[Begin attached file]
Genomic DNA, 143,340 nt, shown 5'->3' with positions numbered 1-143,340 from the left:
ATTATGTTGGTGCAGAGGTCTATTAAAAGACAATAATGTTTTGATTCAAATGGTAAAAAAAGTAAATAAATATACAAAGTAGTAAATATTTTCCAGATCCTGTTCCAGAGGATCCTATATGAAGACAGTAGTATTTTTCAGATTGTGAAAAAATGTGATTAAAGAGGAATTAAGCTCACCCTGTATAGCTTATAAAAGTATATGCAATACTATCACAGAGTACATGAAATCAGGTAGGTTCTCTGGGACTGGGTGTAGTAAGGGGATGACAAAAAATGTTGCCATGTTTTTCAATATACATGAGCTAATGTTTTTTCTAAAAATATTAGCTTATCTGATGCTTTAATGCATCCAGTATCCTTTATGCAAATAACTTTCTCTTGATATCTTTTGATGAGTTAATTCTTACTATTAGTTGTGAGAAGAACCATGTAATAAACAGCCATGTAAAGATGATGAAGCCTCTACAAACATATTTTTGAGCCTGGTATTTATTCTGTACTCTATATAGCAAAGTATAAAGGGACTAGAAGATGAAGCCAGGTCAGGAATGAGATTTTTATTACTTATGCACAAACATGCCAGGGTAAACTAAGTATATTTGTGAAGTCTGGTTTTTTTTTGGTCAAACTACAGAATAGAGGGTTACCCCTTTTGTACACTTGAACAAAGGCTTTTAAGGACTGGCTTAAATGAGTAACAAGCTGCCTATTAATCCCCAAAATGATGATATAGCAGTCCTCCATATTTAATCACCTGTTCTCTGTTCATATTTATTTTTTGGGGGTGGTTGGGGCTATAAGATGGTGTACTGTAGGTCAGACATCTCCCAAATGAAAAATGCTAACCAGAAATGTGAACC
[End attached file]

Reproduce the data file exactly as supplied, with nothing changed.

Genomic DNA, 143,340 nt, shown 5'->3' with positions numbered 1-143,340 from the left:
ATTATGTTGGTGCAGAGGTCTATTAAAAGACAATAATGTTTTGATTCAAATGGTAAAAAAAGTAAATAAATATACAAAGTAGTAAATATTTTCCAGATCCTGTTCCAGAGGATCCTATATGAAGACAGTAGTATTTTTCAGATTGTGAAAAAATGTGATTAAAGAGGAATTAAGCTCACCCTGTATAGCTTATAAAAGTATATGCAATACTATCACAGAGTACATGAAATCAGGTAGGTTCTCTGGGACTGGGTGTAGTAAGGGGATGACAAAAAATGTTGCCATGTTTTTCAATATACATGAGCTAATGTTTTTTCTAAAAATATTAGCTTATCTGATGCTTTAATGCATCCAGTATCCTTTATGCAAATAACTTTCTCTTGATATCTTTTGATGAGTTAATTCTTACTATTAGTTGTGAGAAGAACCATGTAATAAACAGCCATGTAAAGATGATGAAGCCTCTACAAACATATTTTTGAGCCTGGTATTTATTCTGTACTCTATATAGCAAAGTATAAAGGGACTAGAAGATGAAGCCAGGTCAGGAATGAGATTTTTATTACTTATGCACAAACATGCCAGGGTAAACTAAGTATATTTGTGAAGTCTGGTTTTTTTTTGGTCAAACTACAGAATAGAGGGTTACCCCTTTTGTACACTTGAACAAAGGCTTTTAAGGACTGGCTTAAATGAGTAACAAGCTGCCTATTAATCCCCAAAATGATGATATAGCAGTCCTCCATATTTAATCACCTGTTCTCTGTTCATATTTATTTTTTGGGGGTGGTTGGGGCTATAAGATGGTGTACTGTAGGTCAGACATCTCCCAAATGAAAAATGCTAACCAGAAATGTGAACC